Cast your minds back to the SCAP — that’s the Supervisory Capital Assessment Program, better known as the US banking stress tests of spring 2009.
The results showed Bank of America, Wells Fargo and GMAC as requiring the most amount of capital; in other words, they were expected to generate the most losses.
So, it’s with interest to read the below from a just-published Federal Reserve discussion paper, aimed at creating a sort of ‘systemic risk indicator’ for banks.
The idea behind a systemic risk indicator — and this one looks like it’s based on CDS spreads and asset correlation — is that you can then measure systemic importance against it.
Enough of the technical details though, here are some of the interesting bits:
More important, we can rank the systemic importance of [large complex financial institutions] in the U.S. banking sector. By our relative measure since the summer of 2007, Bank of America and Wells Fargo’s contributions to systemic risk have risen, JPMorgan Chase has seen some decreases, and Citigroup’s share has remained the largest. The relative contributions to systemic risk from both consumer banks and regional banks seem to be increasing somewhat since 2009, possibly because of the worsening situations in the commercial real estate and consumer credit sectors, which typically lag the business cycles. Overall, our analysis suggests that size is the dominant factor in determining the relative importance of each bank’s systemic risk contribution, but size does not change significantly over time, at least within a reporting quarter. The obvious time variations in the marginal contributions are driven mostly by the risk-neutral default probability and equity return correlation. In essence, the systemic importance of each institution is jointly determined by the size, default probability, and asset correlation of all institutions in the portfolio.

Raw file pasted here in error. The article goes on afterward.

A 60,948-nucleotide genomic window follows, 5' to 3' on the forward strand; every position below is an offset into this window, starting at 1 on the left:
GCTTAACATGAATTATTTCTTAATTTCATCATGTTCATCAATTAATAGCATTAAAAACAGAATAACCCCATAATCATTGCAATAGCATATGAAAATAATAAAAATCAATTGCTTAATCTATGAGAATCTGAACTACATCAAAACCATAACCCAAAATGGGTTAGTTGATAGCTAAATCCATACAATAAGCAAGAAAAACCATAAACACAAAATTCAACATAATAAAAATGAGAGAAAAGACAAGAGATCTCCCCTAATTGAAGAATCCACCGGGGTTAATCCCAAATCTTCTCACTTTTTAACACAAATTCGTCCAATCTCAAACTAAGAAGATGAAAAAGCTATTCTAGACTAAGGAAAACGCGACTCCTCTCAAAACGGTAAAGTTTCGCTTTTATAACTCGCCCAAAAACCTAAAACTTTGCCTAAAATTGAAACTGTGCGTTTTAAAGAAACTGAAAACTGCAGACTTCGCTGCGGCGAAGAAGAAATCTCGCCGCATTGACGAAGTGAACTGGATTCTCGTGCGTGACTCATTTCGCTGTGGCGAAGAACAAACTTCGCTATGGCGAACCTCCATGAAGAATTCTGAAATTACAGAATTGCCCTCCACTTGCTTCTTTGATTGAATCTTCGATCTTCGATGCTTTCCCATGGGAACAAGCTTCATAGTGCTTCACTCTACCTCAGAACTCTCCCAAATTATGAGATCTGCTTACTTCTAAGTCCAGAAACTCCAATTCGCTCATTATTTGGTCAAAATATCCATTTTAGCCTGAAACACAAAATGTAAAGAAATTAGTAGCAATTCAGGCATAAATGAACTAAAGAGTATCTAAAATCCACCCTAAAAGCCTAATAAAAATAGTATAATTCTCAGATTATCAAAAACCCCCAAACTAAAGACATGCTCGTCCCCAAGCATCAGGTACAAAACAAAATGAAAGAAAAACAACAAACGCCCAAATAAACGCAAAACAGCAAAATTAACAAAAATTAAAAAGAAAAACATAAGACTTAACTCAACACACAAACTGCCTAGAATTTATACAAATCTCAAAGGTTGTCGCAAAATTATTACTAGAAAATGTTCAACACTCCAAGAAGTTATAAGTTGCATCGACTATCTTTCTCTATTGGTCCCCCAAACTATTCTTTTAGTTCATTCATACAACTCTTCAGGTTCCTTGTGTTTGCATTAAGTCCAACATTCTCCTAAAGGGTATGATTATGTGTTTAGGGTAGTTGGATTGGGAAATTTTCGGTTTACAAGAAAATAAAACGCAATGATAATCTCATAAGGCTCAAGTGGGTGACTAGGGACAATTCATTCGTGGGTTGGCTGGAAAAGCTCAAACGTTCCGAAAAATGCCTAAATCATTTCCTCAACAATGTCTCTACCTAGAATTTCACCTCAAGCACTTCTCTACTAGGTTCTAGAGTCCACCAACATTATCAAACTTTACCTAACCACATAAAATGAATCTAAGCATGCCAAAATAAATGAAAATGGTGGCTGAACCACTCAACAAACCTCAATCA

Finally, our measure of the systemic importance of financial institutions noticeably resembles the SCAP result. Based on the data through December 31, 2008, the 19 banks’ contributions to the systemic risk indicator are mostly in line with the SCAP estimate of losses under an adverse economic scenario as released on May 9, 2009, with an R-square of 0.62. Goldman Sachs, Citigroup, and JPMorgan Chase, in particular, would be viewed as contributing more to systemic risk by our method (from a risk premium perspective) than by the SCAP results, while Bank of America and Wells Fargo would be viewed as more risky by the SCAP results (from an expected loss perspective) than by our method. Note that our systemic risk measure also contains a risk premium, while the SCAP estimate is based on statistical expected loss.